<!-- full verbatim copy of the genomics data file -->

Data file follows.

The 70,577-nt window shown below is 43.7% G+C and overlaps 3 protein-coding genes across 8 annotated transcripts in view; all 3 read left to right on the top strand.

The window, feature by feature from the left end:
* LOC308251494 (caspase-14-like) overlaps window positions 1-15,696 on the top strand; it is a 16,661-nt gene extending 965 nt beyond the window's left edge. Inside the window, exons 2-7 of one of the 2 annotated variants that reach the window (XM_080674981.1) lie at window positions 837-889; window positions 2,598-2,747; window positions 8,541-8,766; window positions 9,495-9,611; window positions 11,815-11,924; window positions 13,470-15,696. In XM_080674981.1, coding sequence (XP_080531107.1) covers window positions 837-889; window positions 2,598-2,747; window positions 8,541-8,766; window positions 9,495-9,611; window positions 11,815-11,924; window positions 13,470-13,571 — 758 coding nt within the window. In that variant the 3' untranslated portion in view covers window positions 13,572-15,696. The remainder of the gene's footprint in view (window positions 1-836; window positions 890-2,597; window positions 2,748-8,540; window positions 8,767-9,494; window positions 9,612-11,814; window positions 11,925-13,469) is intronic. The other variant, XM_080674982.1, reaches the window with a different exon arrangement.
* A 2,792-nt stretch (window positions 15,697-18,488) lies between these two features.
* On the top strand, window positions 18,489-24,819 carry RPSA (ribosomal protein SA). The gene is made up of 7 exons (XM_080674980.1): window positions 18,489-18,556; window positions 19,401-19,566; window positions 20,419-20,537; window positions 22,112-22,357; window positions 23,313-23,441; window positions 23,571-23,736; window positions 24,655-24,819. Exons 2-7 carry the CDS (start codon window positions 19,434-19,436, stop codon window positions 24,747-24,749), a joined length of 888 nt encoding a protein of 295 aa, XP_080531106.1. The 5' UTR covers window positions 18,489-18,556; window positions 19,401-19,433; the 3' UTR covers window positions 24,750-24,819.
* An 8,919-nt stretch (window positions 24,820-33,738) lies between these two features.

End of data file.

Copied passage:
The 70,577-nt window shown below is 43.7% G+C and overlaps 3 protein-coding genes across 8 annotated transcripts in view; all 3 read left to right on the top strand.

The window, feature by feature from the left end:
* LOC308251494 (caspase-14-like) overlaps window positions 1-15,696 on the top strand; it is a 16,661-nt gene extending 965 nt beyond the window's left edge. Inside the window, exons 2-7 of one of the 2 annotated variants that reach the window (XM_080674981.1) lie at window positions 837-889; window positions 2,598-2,747; window positions 8,541-8,766; window positions 9,495-9,611; window positions 11,815-11,924; window positions 13,470-15,696. In XM_080674981.1, coding sequence (XP_080531107.1) covers window positions 837-889; window positions 2,598-2,747; window positions 8,541-8,766; window positions 9,495-9,611; window positions 11,815-11,924; window positions 13,470-13,571 — 758 coding nt within the window. In that variant the 3' untranslated portion in view covers window positions 13,572-15,696. The remainder of the gene's footprint in view (window positions 1-836; window positions 890-2,597; window positions 2,748-8,540; window positions 8,767-9,494; window positions 9,612-11,814; window positions 11,925-13,469) is intronic. The other variant, XM_080674982.1, reaches the window with a different exon arrangement.
* A 2,792-nt stretch (window positions 15,697-18,488) lies between these two features.
* On the top strand, window positions 18,489-24,819 carry RPSA (ribosomal protein SA). The gene is made up of 7 exons (XM_080674980.1): window positions 18,489-18,556; window positions 19,401-19,566; window positions 20,419-20,537; window positions 22,112-22,357; window positions 23,313-23,441; window positions 23,571-23,736; window positions 24,655-24,819. Exons 2-7 carry the CDS (start codon window positions 19,434-19,436, stop codon window positions 24,747-24,749), a joined length of 888 nt encoding a protein of 295 aa, XP_080531106.1. The 5' UTR covers window positions 18,489-18,556; window positions 19,401-19,433; the 3' UTR covers window positions 24,750-24,819.
* An 8,919-nt stretch (window positions 24,820-33,738) lies between these two features.